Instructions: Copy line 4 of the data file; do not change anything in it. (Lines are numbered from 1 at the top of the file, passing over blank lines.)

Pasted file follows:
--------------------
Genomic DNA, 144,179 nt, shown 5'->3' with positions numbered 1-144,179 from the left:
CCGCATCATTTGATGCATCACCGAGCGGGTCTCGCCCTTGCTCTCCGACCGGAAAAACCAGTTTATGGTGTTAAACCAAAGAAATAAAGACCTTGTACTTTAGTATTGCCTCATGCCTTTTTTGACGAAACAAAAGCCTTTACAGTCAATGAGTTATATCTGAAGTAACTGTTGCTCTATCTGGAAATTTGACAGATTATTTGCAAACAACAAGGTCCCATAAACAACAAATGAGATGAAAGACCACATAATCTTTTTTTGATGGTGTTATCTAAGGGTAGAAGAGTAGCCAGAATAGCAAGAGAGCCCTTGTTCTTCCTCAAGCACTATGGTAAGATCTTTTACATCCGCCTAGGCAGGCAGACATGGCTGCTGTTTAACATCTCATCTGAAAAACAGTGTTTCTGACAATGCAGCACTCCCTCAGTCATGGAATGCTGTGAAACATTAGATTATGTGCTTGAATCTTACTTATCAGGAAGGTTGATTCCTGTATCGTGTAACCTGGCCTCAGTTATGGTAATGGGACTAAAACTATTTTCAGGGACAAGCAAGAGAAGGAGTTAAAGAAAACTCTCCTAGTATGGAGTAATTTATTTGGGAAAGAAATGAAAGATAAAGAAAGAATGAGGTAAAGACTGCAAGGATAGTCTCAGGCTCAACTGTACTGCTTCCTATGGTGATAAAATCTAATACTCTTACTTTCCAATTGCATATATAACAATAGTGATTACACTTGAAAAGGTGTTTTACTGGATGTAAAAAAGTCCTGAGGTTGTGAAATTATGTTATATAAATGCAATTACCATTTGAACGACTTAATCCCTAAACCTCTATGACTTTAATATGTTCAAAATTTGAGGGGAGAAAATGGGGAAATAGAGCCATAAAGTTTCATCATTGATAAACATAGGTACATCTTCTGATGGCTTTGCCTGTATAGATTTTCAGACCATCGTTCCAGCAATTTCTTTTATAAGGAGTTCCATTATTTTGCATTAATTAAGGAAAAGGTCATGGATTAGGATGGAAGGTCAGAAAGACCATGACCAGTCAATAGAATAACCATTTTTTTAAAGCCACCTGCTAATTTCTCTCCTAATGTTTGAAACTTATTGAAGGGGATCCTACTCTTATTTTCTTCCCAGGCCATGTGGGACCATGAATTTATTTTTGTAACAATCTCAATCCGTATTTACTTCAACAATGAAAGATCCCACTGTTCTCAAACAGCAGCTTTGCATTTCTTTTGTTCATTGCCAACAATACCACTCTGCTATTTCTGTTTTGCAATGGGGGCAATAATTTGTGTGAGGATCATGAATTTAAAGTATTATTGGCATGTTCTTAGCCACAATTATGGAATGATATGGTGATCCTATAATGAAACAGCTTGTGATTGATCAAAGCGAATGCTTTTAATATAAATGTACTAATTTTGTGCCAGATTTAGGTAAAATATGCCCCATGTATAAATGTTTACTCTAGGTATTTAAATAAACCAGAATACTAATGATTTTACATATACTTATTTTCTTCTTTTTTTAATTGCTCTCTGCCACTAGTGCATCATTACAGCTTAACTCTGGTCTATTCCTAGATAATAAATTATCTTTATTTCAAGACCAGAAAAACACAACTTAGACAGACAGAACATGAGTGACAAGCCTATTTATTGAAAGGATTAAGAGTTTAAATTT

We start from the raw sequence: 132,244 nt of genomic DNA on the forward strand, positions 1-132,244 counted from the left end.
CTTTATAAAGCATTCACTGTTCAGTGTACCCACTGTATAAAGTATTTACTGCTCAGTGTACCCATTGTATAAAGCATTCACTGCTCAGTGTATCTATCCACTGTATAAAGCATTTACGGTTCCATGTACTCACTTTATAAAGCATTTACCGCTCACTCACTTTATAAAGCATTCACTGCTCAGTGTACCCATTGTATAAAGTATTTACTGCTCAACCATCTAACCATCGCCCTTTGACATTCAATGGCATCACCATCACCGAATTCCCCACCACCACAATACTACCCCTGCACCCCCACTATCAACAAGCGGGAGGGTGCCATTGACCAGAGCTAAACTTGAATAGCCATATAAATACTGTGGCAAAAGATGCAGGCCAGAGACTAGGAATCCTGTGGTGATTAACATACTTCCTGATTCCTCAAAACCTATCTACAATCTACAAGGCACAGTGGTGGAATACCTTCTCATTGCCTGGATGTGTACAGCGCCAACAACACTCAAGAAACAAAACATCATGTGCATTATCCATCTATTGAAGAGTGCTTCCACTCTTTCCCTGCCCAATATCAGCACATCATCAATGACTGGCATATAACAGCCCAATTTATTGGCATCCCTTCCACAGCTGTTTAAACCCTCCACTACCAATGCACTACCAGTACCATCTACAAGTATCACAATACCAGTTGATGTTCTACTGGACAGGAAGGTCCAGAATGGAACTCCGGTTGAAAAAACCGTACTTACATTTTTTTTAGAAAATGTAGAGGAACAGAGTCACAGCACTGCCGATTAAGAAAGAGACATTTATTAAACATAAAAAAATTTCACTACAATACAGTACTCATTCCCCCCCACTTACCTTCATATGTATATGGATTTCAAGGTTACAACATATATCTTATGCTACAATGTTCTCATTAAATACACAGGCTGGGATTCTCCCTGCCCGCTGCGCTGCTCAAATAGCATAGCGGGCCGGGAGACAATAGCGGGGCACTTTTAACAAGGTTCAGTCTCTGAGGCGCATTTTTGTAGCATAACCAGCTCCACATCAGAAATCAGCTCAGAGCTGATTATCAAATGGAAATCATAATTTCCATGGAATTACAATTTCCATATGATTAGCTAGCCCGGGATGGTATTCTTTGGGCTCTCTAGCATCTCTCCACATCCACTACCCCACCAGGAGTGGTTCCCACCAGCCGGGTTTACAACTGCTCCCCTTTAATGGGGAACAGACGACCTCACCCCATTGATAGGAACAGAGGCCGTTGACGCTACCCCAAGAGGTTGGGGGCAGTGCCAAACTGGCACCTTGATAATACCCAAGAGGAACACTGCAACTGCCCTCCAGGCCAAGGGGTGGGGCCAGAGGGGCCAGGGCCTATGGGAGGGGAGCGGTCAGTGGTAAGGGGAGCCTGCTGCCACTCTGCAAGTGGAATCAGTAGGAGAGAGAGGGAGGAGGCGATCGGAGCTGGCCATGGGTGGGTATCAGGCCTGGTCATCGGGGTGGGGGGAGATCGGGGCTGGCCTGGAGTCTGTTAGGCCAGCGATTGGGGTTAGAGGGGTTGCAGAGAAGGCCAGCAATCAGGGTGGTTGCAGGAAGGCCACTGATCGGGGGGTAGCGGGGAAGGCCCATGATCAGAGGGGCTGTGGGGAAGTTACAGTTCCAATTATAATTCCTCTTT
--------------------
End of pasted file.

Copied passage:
CTTTATAAAGCATTCACTGTTCAGTGTACCCACTGTATAAAGTATTTACTGCTCAGTGTACCCATTGTATAAAGCATTCACTGCTCAGTGTATCTATCCACTGTATAAAGCATTTACGGTTCCATGTACTCACTTTATAAAGCATTTACCGCTCACTCACTTTATAAAGCATTCACTGCTCAGTGTACCCATTGTATAAAGTATTTACTGCTCAACCATCTAACCATCGCCCTTTGACATTCAATGGCATCACCATCACCGAATTCCCCACCACCACAATACTACCCCTGCACCCCCACTATCAACAAGCGGGAGGGTGCCATTGACCAGAGCTAAACTTGAATAGCCATATAAATACTGTGGCAAAAGATGCAGGCCAGAGACTAGGAATCCTGTGGTGATTAACATACTTCCTGATTCCTCAAAACCTATCTACAATCTACAAGGCACAGTGGTGGAATACCTTCTCATTGCCTGGATGTGTACAGCGCCAACAACACTCAAGAAACAAAACATCATGTGCATTATCCATCTATTGAAGAGTGCTTCCACTCTTTCCCTGCCCAATATCAGCACATCATCAATGACTGGCATATAACAGCCCAATTTATTGGCATCCCTTCCACAGCTGTTTAAACCCTCCACTACCAATGCACTACCAGTACCATCTACAAGTATCACAATACCAGTTGATGTTCTACTGGACAGGAAGGTCCAGAATGGAACTCCGGTTGAAAAAACCGTACTTACATTTTTTTTAGAAAATGTAGAGGAACAGAGTCACAGCACTGCCGATTAAGAAAGAGACATTTATTAAACATAAAAAAATTTCACTACAATACAGTACTCATTCCCCCCCACTTACCTTCATATGTATATGGATTTCAAGGTTACAACATATATCTTATGCTACAATGTTCTCATTAAATACACAGGCTGGGATTCTCCCTGCCCGCTGCGCTGCTCAAATAGCATAGCGGGCCGGGAGACAATAGCGGGGCACTTTTAACAAGGTTCAGTCTCTGAGGCGCATTTTTGTAGCATAACCAGCTCCACATCAGAAATCAGCTCAGAGCTGATTATCAAATGGAAATCATAATTTCCATGGAATTACAATTTCCATATGATTAGCTAGCCCGGGATGGTATTCTTTGGGCTCTCTAGCATCTCTCCACATCCACTACCCCACCAGGAGTGGTTCCCACCAGCCGGGTTTACAACTGCTCCCCTTTAATGGGGAACAGACGACCTCACCCCATTGATAGGAACAGAGGCCGTTGACGCTACCCCAAGAGGTTGGGGGCAGTGCCAAACTGGCACCTTGATAATACCCAAGAGGAACACTGCAACTGCCCTCCAGGCCAAGGGGTGGGGCCAGAGGGGCCAGGGCCTATGGGAGGGGAGCGGTCAGTGGTAAGGGGAGCCTGCTGCCACTCTGCAAGTGGAATCAGTAGGAGAGAGAGGGAGGAGGCGATCGGAGCTGGCCATGGGTGGGTATCAGGCCTGGTCATCGGGGTGGGGGGAGATCGGGGCTGGCCTGGAGTCTGTTAGGCCAGCGATTGGGGTTAGAGGGGTTGCAGAGAAGGCCAGCAATCAGGGTGGTTGCAGGAAGGCCACTGATCGGGGGGTAGCGGGGAAGGCCCATGATCAGAGGGGCTGTGGGGAAGTTACAGTTCCAATTATAATTCCTCTTT